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In this exercise, I am going to explain how to use Tolerance and the other controls that are available to you in the Options Bar when you're using the Magic Wand tool. All of these features control the behavior of the Magic Wand the next time you use it. So for example if I were to change my Tolerance value from 32 to 80 while I've got a selection outline going here inside my ManlySaw.jpg file, and then press the Enter key or the Return key, I might naturally expect to expand that selection to include more similar colors inside the image, but nothing happens.
And that's because it's not a dynamic control, it affects the next time I click, and in fact I'll go ahead and click here below the ManlySaw and I select this time the entire sky except some garbagy stuff up here in the upper right corner including almost all of the saw blade. So I really have expanded that selection outline too far this time. But before I tell you what is the proper tolerance value for this image, let me explain how these options work. I'll go up to this down pointing arrowhead next to the Magic Wand icon up here in the Options bar, and I'll right-click on it and choose Reset tool and that will restore my default settings as you see there.
Then I'm going to go ahead and switch to this image here Gradients.psd found inside the 08_selections folder, and it features two identical black to white gradients divided by a red bar here on the Background layer. So make sure the Background layer is selected. There is also another layer, it's called red bars that's currently turned off. The Tolerance value controls how far Photoshop expands your selection in luminance levels. So if you recall my discussion of luminance levels in the previous chapter, 0 means black and 255 means white.
Therefore you have 256 luminance levels on a channel by channel basis inside of a standard 8-bit/channel image. If I go ahead and click somewhere near the center of this gradient, then you'll see that Photoshop goes ahead and expands the selection 32 luminance level lighter and 32 luminance levels darker than my click point, and that happens on a channel by channel basis and then Photoshop finds the average of those channel by channel selections, and delivers it to you here. In our case, we're looking at a black to white gradient, so we don't have any differences between our various color channels.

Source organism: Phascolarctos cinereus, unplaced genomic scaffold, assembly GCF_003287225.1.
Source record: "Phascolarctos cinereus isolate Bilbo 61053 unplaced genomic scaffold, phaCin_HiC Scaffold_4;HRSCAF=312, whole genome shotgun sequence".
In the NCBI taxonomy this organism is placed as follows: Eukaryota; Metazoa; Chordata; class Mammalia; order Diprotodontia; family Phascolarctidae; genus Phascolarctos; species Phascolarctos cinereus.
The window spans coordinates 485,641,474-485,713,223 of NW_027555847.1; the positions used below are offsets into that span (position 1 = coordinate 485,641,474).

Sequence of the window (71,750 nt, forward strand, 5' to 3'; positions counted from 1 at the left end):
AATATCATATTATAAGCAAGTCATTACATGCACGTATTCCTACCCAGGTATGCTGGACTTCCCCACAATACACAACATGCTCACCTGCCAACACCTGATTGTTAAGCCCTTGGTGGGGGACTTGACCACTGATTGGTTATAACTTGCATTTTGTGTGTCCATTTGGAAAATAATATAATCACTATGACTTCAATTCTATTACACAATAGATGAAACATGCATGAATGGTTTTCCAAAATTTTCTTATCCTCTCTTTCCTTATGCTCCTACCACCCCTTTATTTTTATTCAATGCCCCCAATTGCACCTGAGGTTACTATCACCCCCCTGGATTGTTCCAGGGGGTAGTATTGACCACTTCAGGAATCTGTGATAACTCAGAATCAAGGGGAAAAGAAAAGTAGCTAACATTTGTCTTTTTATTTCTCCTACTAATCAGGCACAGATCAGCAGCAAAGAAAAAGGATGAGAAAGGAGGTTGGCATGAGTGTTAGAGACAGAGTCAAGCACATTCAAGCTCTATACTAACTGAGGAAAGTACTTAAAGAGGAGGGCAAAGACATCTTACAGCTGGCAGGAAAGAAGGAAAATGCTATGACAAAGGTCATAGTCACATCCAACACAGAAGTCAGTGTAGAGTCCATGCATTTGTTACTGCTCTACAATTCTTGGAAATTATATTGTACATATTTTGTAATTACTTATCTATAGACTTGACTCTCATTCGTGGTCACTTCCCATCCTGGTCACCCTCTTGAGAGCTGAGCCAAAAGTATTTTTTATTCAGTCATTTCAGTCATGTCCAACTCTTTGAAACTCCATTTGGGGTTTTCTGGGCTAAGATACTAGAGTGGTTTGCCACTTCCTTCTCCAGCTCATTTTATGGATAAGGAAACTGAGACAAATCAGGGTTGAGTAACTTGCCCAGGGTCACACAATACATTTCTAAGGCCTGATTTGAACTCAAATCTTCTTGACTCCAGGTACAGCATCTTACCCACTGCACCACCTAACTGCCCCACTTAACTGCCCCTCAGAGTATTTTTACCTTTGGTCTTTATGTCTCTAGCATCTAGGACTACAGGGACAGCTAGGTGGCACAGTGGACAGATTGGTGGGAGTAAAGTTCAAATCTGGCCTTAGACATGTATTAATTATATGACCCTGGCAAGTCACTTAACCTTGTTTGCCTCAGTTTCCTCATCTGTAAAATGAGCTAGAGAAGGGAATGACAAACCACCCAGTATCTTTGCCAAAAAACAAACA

Now if you want to change the size of the selection you would go ahead and change that Tolerance value. So for example, I'm going to press the Enter key, or the Return key on the Mac, which automatically selects the first numerical value up there in the Options bar, which in our case is Tolerance, and I'll change it to say 80 and then I'll press the Enter key, or the Return key on the Mac, and I'll click on a similar color down here in the lower gradient, and notice how much bigger this selection outline is, because it's expanded 80 luminance levels lighter and 80 luminance levels darker than my click point.
The next option in the list is Anti-alias which goes ahead and tries to smooth out the perimeter of the selection. You may recall the anti-aliasing that smoothed out the elliptical marquee that we originally drew around the moon. Well this is a little different this time and a lot less successful. In fact, the edges that you get with the Magic Wand tool converge on absolutely jagged as they are in this case here, because what Photoshop does is it selects, say, 80 luminance levels lighter and then 80 luminance levels darker and then it just stops.